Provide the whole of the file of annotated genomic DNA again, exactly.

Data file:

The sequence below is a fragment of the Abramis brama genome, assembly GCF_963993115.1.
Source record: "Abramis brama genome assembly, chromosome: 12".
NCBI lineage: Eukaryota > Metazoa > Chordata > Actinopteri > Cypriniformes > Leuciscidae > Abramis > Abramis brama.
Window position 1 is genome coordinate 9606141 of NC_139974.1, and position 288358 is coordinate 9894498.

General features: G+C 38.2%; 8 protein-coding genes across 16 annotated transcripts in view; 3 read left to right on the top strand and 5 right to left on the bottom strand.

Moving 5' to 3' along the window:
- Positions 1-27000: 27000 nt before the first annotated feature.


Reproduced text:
The sequence below is a fragment of the Abramis brama genome, assembly GCF_963993115.1.
Source record: "Abramis brama genome assembly, chromosome: 12".
NCBI lineage: Eukaryota > Metazoa > Chordata > Actinopteri > Cypriniformes > Leuciscidae > Abramis > Abramis brama.
Window position 1 is genome coordinate 9606141 of NC_139974.1, and position 288358 is coordinate 9894498.

General features: G+C 38.2%; 8 protein-coding genes across 16 annotated transcripts in view; 3 read left to right on the top strand and 5 right to left on the bottom strand.

Moving 5' to 3' along the window:
- Positions 1-27000: 27000 nt before the first annotated feature.